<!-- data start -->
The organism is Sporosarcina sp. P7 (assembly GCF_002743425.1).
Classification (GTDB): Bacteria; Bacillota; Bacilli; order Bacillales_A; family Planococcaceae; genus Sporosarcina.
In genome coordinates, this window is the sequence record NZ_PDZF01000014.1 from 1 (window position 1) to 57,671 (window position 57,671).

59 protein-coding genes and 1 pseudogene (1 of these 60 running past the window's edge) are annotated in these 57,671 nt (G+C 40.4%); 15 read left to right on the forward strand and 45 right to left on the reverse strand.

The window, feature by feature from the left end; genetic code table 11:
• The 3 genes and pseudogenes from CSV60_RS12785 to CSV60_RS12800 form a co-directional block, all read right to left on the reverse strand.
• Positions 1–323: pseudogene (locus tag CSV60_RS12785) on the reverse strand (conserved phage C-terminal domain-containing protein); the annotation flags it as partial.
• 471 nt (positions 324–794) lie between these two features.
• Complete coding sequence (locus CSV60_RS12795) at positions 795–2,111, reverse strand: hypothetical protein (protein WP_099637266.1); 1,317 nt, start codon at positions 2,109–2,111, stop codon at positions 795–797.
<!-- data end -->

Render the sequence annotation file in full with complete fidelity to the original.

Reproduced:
The organism is Sporosarcina sp. P7 (assembly GCF_002743425.1).
Classification (GTDB): Bacteria; Bacillota; Bacilli; order Bacillales_A; family Planococcaceae; genus Sporosarcina.
In genome coordinates, this window is the sequence record NZ_PDZF01000014.1 from 1 (window position 1) to 57,671 (window position 57,671).

59 protein-coding genes and 1 pseudogene (1 of these 60 running past the window's edge) are annotated in these 57,671 nt (G+C 40.4%); 15 read left to right on the forward strand and 45 right to left on the reverse strand.

The window, feature by feature from the left end; genetic code table 11:
• The 3 genes and pseudogenes from CSV60_RS12785 to CSV60_RS12800 form a co-directional block, all read right to left on the reverse strand.
• Positions 1–323: pseudogene (locus tag CSV60_RS12785) on the reverse strand (conserved phage C-terminal domain-containing protein); the annotation flags it as partial.
• 471 nt (positions 324–794) lie between these two features.
• Complete coding sequence (locus CSV60_RS12795) at positions 795–2,111, reverse strand: hypothetical protein (protein WP_099637266.1); 1,317 nt, start codon at positions 2,109–2,111, stop codon at positions 795–797.